As a church, we believe that at the center of the universe is a relationship. We believe in the Triune God: Father, Son and Holy Spirit. One God in three Persons. And yet, when it comes to the trinity and our engagement of God in the practical parts of our lives and church, many people have a hard time knowing what to do with the Holy Spirit. Most people get the Father. Still others are fine with Jesus. But this Holy Spirit… what to do with Him? The further one moves into any Holy Spirit conversation, the more binary it becomes as people want to force you to pick between two camps. Are you… Pentecostal or Evangelical? Charismatic or Reformed? About the Word or the Spirit? Truth or experience? Do you seek the fruit of the Spirit or the gifts of the Spirit? As a church, we are seeking what Gordon Fee calls “life in the radical middle.” We desire both character and gifts, both Word and Spirit, both fruit and fire. Over the next six weeks, we will spend some time listen to the Apostle Paul’s conversation with the believers in Corinth to see how the Spirit forms our life as Christ’s body. The vision that God has for His church cannot be attained without a robust understanding and whole-hearted embrace of the Spirit.
This was a special Sunday gathering for Pentecost — a sweet and beautiful time of worship and celebration.
As the Apostle Paul continues his "spiritual" discussion into 1 Corinthians 14, he unpacks what biblical love looks like among a gathered church community. After giving lots of theology, Paul moves to practice. While he does offer more details about the role of tongues and prophecy, he explains that there are greater Holy Spirit principles at play. What should a person expect to experience when showing up for church? Entertainment? Excellence? A spiritual gift free-for-all? 1 Corinthians 14 offers a corrective voice to the Corinthian community and provides some practical rails for us today. A Spirit-led gathering should come with expectations around (1) Edification, (2) Intelligibility (3) Effective Witness and (4) Order. The movement of the Spirit among the people of God will always build up, stir up and clear up one's heart for Jesus and the Kingdom of God.
Before we dive further into specific gifts and manifestations of the Spirit, this basic question must be answered: What is needed for a person to experience the fullness of the Spirit? We all have heard stories and carry with us our own personal experiences, but what does the Bible say? This week we will take a quick tour of the Spirit's work- in the Old Testament, in Jesus, in the early church- to see what remains true for us today. How does the Holy Spirit operate within and upon the people of God? And, using Luke 11:5-13 as our guide, we will unpack how a person seeks more.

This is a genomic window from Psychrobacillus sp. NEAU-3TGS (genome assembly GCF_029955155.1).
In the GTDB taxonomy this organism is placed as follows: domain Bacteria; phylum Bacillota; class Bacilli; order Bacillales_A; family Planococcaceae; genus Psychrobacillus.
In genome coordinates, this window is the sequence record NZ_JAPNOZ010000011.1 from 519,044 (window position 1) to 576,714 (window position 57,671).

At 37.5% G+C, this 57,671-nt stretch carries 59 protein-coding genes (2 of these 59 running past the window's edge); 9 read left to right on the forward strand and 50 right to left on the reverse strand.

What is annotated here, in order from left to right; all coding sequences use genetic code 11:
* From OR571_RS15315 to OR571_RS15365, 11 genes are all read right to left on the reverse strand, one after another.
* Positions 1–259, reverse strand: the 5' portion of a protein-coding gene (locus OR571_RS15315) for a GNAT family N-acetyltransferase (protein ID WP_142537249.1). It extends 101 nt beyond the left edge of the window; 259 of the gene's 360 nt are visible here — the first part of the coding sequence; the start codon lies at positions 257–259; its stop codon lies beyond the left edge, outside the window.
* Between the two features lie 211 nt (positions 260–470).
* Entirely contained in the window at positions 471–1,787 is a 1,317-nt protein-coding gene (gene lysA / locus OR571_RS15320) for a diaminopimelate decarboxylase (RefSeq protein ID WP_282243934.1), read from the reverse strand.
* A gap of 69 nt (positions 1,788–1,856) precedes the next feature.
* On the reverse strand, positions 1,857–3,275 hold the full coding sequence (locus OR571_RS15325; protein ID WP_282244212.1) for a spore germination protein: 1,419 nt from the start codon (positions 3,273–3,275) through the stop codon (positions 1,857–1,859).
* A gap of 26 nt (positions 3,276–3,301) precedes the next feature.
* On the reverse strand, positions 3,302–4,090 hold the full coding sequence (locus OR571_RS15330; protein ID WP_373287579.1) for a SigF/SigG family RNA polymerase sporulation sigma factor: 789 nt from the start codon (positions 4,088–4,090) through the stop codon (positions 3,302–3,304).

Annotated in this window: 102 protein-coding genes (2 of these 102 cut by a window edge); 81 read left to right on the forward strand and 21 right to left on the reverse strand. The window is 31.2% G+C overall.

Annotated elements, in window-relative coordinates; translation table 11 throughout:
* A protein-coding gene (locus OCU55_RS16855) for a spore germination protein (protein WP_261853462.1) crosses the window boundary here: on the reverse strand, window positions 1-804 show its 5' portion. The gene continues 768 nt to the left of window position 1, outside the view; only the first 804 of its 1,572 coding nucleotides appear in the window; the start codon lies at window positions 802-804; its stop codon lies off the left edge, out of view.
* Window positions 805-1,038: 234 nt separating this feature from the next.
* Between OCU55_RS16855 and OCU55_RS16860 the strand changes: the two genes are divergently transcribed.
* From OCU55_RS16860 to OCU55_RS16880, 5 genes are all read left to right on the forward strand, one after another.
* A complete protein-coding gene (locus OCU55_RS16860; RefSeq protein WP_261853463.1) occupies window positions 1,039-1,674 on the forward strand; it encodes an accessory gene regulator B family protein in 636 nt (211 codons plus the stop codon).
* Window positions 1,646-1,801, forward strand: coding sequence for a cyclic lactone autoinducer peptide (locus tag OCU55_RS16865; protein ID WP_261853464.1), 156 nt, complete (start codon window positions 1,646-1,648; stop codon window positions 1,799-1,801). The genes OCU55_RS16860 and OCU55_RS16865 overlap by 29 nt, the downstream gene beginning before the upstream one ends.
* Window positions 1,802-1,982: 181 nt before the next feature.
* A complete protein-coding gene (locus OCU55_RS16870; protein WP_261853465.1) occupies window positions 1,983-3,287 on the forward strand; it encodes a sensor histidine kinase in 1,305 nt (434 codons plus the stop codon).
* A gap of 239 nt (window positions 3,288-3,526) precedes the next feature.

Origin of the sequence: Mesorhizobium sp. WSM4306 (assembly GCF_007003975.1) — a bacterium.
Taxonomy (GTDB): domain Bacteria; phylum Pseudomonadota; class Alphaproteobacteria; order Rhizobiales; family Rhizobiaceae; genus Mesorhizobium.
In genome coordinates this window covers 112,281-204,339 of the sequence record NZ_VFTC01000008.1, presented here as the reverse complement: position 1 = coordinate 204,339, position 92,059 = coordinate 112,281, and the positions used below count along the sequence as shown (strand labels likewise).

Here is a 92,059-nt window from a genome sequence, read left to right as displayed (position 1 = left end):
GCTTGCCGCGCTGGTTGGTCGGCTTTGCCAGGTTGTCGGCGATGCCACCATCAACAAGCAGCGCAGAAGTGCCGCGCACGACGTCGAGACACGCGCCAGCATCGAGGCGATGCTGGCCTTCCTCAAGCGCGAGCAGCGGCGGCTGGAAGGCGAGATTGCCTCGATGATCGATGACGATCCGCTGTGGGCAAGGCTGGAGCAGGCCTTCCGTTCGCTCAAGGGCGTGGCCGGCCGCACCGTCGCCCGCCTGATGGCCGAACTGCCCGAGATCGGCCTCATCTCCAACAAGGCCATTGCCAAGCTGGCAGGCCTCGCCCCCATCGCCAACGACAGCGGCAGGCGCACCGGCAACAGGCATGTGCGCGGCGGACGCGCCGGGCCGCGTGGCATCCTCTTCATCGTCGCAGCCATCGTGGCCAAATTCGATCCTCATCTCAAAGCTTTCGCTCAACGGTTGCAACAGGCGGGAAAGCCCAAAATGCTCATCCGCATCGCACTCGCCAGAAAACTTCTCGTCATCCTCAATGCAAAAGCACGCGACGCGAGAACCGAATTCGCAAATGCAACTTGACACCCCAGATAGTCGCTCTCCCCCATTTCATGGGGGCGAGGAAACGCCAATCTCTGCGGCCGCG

While podcasts are amazing reservoirs of information, inspiration and instruction, they potentially have two dangers. First, they can feed our tendency to have our information outpace our obedience. And secondly, they can put us in a passive consumer position. Where this intersects the church, we can settle for "podcast Christianity"- a life of passive consumption where we gather information with no active participation. Such a reality is incompatible with a biblical vision of life in the Spirit. This week, as we move further into 1 Corinthians 12, we find Paul's underlying presupposition for the Corinthian church: that God is eager to manifest His personal presence in the world through all of His people. We will unpack four main phrases in this passage that serve as helpful guideposts for this kind of spiritual life. Full and active life in the Spirit is so much better than a podcast.
Before diving into the specifics of Paul, Corinth and the letter of 1 Corinthians, we stand in need of a more foundational and big picture conversation about the Spirit. In the same way that Paul did not want the Corinthian believers to be uninformed about "spirituals," we don't want to be ignorant or uninformed too. This week, we will be talking about two roadblocks to any conversation about the Spirit of His gifts- the possibility of the Spirit and the person of the Spirit. Our western, materialistic worldview shapes our engagement of things in the spiritual realm and our inherent mislabeling of the Spirit as a "force" or an "it" also gets in the way. Our hope is to pave a path that allows us to step into life in the "radical middle."